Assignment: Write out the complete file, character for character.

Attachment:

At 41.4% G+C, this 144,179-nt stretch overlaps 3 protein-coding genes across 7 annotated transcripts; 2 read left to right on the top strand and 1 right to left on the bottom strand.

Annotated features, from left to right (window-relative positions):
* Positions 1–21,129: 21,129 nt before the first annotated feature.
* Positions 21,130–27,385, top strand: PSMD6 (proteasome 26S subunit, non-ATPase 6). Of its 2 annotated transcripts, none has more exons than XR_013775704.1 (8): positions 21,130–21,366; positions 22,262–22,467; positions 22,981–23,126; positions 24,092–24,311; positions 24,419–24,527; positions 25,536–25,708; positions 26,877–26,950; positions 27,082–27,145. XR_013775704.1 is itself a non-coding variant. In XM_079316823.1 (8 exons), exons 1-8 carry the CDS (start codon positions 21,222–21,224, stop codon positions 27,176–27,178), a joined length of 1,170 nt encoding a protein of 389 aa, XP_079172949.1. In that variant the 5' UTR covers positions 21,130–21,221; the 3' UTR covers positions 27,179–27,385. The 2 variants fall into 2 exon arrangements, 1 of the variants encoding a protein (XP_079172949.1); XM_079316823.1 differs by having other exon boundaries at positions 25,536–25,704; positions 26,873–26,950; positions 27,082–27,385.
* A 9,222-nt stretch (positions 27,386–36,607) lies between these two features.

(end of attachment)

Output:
At 41.4% G+C, this 144,179-nt stretch overlaps 3 protein-coding genes across 7 annotated transcripts; 2 read left to right on the top strand and 1 right to left on the bottom strand.

Annotated features, from left to right (window-relative positions):
* Positions 1–21,129: 21,129 nt before the first annotated feature.
* Positions 21,130–27,385, top strand: PSMD6 (proteasome 26S subunit, non-ATPase 6). Of its 2 annotated transcripts, none has more exons than XR_013775704.1 (8): positions 21,130–21,366; positions 22,262–22,467; positions 22,981–23,126; positions 24,092–24,311; positions 24,419–24,527; positions 25,536–25,708; positions 26,877–26,950; positions 27,082–27,145. XR_013775704.1 is itself a non-coding variant. In XM_079316823.1 (8 exons), exons 1-8 carry the CDS (start codon positions 21,222–21,224, stop codon positions 27,176–27,178), a joined length of 1,170 nt encoding a protein of 389 aa, XP_079172949.1. In that variant the 5' UTR covers positions 21,130–21,221; the 3' UTR covers positions 27,179–27,385. The 2 variants fall into 2 exon arrangements, 1 of the variants encoding a protein (XP_079172949.1); XM_079316823.1 differs by having other exon boundaries at positions 25,536–25,704; positions 26,873–26,950; positions 27,082–27,385.
* A 9,222-nt stretch (positions 27,386–36,607) lies between these two features.